There are all sorts of metaphors for leadership. One of my favorites comes to life every fall at our Global Institute for Leadership Development® (GILD), when participants experience an orchestra led by a conductor. By the end of the presentation, the podium—a place for one person to stand and lead—becomes a place for 200 or more participants to stand, listen and learn.
The podium is enlarged. And no tuxedo required!
Standing on the podium is symbolic of the impact that we, as leaders, have on others. It is also symbolic of how effective leadership can help create a collective effort where everyone is aligned, engaged and moving forward in the same direction—like a finely tuned orchestra playing in perfect unison.
In this scenario, the conductor found his purpose a couple of decades ago: applying the metaphor of the “orchestra” with the meaning of leadership, all the while bringing the message of classical music to the masses. By sharing his podium with corporate types who crave insights about leadership, he broadens their understanding and appreciation of his first love: music. He shares his baton. He shares his passion. And, as a result, something insightful, something memorable, something identifiable, something collective happens to a group of people.
This, I think, is the essence of Purposeful Leadership.
Finding your why
The essence of purposeful leadership is finding the “why” within yourself, and then enlarging your podium to include other leaders who have similar “whys”—or who are inspired enough to adapt your same “why.” The purposeful leader uses this collective energy to organize and energize efforts to achieve the “why.” But it starts with self-understanding. It starts with understanding our purpose, our gifts, our own knowledge, and our experience base.
As leaders, we move around to different teams, functions, divisions and businesses, each of which has different scale, scope, contribution and expertise. When we accept leadership of these different groups, the members of the groups instantly form expectations of us as their leader. [Note: they don’t instantly accept us as their leader.]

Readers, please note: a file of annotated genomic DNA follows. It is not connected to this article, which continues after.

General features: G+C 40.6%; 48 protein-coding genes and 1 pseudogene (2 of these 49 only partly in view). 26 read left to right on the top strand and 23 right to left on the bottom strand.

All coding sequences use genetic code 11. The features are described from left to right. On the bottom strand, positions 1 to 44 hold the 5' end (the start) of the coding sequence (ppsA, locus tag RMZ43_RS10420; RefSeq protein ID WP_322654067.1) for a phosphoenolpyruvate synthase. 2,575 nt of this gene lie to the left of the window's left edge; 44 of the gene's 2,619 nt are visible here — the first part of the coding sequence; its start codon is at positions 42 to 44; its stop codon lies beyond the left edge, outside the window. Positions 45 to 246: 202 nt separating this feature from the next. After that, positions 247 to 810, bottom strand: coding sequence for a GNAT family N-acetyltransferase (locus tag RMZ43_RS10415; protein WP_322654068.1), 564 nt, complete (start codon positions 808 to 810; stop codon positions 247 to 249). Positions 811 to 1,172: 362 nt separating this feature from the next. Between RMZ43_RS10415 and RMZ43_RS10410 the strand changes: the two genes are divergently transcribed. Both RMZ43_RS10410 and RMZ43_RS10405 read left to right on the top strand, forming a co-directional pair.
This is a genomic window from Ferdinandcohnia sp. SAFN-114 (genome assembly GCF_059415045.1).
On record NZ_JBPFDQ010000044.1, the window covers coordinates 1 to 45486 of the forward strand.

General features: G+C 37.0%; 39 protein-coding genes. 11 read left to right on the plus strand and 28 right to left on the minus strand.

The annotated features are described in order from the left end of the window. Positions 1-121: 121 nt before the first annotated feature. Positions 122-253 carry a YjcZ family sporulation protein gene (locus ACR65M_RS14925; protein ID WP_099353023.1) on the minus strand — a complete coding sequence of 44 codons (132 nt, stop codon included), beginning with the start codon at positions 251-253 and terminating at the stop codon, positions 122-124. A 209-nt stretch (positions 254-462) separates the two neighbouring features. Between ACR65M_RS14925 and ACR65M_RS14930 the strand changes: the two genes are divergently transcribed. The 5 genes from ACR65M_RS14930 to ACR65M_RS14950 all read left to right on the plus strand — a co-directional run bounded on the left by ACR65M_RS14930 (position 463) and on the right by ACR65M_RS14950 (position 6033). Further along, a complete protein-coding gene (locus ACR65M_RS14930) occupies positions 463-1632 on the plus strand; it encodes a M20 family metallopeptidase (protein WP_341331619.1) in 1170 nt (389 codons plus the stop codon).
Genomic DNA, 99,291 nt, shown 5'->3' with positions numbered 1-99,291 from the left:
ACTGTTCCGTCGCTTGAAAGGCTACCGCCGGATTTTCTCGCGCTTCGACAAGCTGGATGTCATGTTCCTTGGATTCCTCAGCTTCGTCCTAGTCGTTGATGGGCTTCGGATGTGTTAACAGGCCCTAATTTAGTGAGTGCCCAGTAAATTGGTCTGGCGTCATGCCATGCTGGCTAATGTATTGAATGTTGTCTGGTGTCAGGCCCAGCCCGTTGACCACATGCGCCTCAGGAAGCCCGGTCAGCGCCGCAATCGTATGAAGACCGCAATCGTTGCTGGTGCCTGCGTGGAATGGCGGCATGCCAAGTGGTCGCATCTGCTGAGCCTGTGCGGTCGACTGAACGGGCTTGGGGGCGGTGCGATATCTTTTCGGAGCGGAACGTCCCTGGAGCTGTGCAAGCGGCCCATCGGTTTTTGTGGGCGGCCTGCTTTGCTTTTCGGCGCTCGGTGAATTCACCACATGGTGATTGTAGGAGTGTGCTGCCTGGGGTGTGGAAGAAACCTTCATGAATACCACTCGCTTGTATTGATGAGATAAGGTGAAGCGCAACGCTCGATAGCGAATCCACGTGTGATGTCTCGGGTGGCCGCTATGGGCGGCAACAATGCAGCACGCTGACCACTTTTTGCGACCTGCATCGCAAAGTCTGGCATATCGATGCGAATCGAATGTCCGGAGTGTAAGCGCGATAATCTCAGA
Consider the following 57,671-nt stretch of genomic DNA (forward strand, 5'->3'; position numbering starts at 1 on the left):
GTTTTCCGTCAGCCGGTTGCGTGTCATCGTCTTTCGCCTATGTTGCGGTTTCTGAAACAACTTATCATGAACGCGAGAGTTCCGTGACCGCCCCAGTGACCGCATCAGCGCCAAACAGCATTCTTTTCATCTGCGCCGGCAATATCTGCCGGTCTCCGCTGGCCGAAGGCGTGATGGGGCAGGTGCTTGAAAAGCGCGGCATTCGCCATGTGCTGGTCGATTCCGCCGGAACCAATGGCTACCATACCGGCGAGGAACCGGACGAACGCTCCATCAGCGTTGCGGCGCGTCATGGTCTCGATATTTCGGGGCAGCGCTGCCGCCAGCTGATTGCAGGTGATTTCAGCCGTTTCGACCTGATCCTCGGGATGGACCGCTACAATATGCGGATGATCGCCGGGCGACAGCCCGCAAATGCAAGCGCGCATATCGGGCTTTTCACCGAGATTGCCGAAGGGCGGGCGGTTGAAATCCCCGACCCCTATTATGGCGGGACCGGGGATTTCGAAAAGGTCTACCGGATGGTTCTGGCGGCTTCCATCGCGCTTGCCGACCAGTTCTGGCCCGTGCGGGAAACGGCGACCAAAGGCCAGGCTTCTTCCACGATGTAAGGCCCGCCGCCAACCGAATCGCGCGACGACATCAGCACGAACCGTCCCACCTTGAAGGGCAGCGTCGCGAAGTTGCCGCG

From there, our actions as the leader create a social dynamic that accelerates and augments the performance and behavior of that group. We walk around, assess, investigate, question, challenge and get clear about what is and what could be. As leaders, we aren’t outside the process, observing from a distance or receiving secondhand reports; we are acting out the process. It is both subjective and objective. But we bring who we are, what we’ve experienced, what we have learned, know, and believe to this process. We also bring our feelings and emotions, our ambitions and our sense of what we want to have happen: our why we want to lead.
Leadership doesn’t start with a need to be in a certain role or have a certain title. It starts with bringing our full self to an opportunity or a problem. It continues with our capability to articulate that opportunity or problem in a way that inspires and engages others (and enlarges the podium). It is accelerated by our ability to think through and target the right innovations that move an opportunity or problem to a different level. It is focused by our skills in organizing people to achieve that opportunity or problem. It is then enhanced by our sense of self: our character and presence, our wisdom and courage, our commitment and focus. Leadership is not a collection of competencies and skills. It is a set of commitments we make to ourselves and others to become the best leader we can be!
What experiences have shaped your personal “why,” and how have they impacted your ability to lead your team?
For more insight on finding your “why,” read a summary of our research: Purposeful Leadership + Why It Matters.